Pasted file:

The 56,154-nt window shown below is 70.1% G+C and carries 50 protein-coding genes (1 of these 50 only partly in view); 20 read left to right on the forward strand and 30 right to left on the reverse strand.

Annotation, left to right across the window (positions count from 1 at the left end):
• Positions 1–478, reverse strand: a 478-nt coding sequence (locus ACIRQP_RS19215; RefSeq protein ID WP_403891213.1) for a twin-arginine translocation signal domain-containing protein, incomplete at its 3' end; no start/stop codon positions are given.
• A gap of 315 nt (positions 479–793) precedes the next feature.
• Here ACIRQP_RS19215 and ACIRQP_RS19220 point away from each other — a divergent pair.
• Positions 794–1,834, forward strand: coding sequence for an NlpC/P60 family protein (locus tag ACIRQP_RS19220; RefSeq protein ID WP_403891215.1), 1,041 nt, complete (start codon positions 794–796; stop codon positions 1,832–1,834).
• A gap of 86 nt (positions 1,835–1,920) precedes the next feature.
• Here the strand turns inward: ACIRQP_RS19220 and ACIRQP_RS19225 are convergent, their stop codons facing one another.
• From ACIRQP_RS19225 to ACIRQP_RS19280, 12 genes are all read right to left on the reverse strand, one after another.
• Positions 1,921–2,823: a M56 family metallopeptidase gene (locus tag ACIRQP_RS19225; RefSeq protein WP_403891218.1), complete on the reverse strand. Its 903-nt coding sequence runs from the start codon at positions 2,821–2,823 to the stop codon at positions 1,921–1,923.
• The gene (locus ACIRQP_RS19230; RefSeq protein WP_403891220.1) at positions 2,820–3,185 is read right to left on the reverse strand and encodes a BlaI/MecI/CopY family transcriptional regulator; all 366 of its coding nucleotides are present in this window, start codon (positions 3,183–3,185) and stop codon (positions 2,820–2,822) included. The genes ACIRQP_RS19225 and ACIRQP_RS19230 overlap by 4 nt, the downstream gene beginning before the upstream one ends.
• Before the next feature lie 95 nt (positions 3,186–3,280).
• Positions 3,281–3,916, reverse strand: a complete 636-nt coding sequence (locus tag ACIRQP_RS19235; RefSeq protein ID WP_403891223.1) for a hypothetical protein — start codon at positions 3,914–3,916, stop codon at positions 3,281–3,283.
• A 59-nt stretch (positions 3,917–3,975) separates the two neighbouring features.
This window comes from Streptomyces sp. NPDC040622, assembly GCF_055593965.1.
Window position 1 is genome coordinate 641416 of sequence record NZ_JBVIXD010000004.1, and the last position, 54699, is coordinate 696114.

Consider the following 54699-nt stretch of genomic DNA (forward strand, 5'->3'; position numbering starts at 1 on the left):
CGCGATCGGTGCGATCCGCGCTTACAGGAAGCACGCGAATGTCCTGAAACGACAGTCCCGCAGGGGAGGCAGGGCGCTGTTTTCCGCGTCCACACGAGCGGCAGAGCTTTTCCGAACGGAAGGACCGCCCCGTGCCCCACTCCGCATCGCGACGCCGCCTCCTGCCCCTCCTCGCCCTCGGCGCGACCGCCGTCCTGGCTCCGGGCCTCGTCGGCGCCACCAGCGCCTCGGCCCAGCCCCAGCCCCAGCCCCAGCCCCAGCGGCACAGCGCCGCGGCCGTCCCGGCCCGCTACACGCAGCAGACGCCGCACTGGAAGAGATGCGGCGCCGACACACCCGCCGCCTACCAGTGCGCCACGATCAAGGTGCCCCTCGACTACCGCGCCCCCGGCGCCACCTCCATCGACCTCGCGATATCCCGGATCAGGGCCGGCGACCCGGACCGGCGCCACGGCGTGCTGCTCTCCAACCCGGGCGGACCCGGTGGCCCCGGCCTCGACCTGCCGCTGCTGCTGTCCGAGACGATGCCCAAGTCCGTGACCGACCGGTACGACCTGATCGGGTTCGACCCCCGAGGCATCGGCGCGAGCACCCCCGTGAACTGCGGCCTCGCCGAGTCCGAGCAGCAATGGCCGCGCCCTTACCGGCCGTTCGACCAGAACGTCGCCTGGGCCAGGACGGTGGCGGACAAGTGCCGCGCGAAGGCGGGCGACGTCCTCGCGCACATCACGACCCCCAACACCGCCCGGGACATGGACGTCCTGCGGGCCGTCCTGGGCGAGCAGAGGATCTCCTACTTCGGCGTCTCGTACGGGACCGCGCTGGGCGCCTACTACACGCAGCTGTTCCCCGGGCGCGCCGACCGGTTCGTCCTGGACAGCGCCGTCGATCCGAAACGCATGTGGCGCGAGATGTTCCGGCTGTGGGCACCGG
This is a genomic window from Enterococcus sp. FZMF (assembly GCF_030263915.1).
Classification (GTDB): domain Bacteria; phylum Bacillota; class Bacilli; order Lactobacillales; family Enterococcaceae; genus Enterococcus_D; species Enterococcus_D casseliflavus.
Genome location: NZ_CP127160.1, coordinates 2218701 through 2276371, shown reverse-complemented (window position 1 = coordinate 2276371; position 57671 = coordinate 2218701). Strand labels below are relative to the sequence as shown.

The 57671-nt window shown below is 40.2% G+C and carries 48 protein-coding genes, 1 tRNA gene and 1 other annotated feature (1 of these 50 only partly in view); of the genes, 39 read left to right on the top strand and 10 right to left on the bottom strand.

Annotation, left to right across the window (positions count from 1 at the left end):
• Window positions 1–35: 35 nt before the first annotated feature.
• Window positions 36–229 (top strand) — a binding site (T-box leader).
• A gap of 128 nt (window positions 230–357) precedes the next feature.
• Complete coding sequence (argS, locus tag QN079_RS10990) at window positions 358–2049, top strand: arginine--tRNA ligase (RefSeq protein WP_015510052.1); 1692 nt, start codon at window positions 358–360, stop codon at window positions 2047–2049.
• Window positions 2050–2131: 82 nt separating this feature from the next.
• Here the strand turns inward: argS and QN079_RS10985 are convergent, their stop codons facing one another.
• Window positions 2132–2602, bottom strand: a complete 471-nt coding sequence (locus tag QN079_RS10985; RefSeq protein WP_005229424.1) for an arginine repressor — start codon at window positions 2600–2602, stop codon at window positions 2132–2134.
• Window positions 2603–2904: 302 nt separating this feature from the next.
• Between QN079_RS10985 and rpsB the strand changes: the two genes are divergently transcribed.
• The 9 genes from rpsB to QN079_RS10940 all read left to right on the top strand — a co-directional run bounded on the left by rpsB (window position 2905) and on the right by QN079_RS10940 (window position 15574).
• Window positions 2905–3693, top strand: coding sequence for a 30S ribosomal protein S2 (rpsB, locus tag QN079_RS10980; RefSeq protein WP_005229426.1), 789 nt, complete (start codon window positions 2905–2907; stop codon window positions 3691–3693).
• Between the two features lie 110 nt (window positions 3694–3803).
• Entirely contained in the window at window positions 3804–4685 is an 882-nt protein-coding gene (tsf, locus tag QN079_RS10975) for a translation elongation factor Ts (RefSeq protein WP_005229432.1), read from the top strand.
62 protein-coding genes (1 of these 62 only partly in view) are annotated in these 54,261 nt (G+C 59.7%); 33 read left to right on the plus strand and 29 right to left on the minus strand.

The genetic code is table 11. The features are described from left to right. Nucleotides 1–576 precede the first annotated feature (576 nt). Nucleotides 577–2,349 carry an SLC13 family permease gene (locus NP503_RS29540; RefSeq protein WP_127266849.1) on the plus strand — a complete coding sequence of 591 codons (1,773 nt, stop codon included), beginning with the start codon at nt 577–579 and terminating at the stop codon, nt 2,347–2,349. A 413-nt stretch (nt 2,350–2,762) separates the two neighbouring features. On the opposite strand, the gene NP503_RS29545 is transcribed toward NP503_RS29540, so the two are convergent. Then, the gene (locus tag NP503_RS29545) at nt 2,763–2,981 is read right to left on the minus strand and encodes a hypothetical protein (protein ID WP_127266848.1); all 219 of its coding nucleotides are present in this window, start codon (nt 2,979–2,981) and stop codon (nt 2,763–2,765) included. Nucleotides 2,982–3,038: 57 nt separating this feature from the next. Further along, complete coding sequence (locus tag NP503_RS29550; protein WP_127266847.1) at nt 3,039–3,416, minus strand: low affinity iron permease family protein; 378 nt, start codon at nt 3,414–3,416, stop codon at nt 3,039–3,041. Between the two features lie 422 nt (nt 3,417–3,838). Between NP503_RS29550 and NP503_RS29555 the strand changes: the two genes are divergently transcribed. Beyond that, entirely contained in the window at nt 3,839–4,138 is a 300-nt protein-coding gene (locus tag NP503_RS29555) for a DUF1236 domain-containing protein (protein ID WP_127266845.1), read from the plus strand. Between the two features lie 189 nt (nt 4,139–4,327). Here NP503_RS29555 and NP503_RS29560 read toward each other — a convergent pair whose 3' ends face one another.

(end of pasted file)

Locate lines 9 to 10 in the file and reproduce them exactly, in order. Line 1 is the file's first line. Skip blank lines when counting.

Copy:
• From ACIRQP_RS19225 to ACIRQP_RS19280, 12 genes are all read right to left on the reverse strand, one after another.
• Positions 1,921–2,823: a M56 family metallopeptidase gene (locus tag ACIRQP_RS19225; RefSeq protein WP_403891218.1), complete on the reverse strand. Its 903-nt coding sequence runs from the start codon at positions 2,821–2,823 to the stop codon at positions 1,921–1,923.